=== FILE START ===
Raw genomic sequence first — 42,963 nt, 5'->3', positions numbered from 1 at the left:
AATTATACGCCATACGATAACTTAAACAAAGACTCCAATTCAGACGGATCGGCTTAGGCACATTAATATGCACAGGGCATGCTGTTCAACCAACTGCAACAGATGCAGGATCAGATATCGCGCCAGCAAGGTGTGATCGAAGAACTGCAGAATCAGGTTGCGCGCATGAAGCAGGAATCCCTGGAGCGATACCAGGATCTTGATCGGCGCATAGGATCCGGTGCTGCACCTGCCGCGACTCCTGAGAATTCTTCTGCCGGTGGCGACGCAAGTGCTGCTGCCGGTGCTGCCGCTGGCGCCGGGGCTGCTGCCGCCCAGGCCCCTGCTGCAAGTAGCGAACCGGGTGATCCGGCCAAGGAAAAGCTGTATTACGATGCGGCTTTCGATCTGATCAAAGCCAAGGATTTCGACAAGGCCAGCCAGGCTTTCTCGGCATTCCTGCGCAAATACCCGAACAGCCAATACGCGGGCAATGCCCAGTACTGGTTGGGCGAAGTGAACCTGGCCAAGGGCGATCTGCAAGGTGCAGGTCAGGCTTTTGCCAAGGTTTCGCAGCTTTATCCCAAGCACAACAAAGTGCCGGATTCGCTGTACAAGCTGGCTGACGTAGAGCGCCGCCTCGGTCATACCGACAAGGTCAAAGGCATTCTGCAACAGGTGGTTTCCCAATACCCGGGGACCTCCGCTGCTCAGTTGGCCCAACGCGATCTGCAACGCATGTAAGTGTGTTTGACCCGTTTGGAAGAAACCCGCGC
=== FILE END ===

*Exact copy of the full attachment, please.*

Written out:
Raw genomic sequence first — 42,963 nt, 5'->3', positions numbered from 1 at the left:
AATTATACGCCATACGATAACTTAAACAAAGACTCCAATTCAGACGGATCGGCTTAGGCACATTAATATGCACAGGGCATGCTGTTCAACCAACTGCAACAGATGCAGGATCAGATATCGCGCCAGCAAGGTGTGATCGAAGAACTGCAGAATCAGGTTGCGCGCATGAAGCAGGAATCCCTGGAGCGATACCAGGATCTTGATCGGCGCATAGGATCCGGTGCTGCACCTGCCGCGACTCCTGAGAATTCTTCTGCCGGTGGCGACGCAAGTGCTGCTGCCGGTGCTGCCGCTGGCGCCGGGGCTGCTGCCGCCCAGGCCCCTGCTGCAAGTAGCGAACCGGGTGATCCGGCCAAGGAAAAGCTGTATTACGATGCGGCTTTCGATCTGATCAAAGCCAAGGATTTCGACAAGGCCAGCCAGGCTTTCTCGGCATTCCTGCGCAAATACCCGAACAGCCAATACGCGGGCAATGCCCAGTACTGGTTGGGCGAAGTGAACCTGGCCAAGGGCGATCTGCAAGGTGCAGGTCAGGCTTTTGCCAAGGTTTCGCAGCTTTATCCCAAGCACAACAAAGTGCCGGATTCGCTGTACAAGCTGGCTGACGTAGAGCGCCGCCTCGGTCATACCGACAAGGTCAAAGGCATTCTGCAACAGGTGGTTTCCCAATACCCGGGGACCTCCGCTGCTCAGTTGGCCCAACGCGATCTGCAACGCATGTAAGTGTGTTTGACCCGTTTGGAAGAAACCCGCGC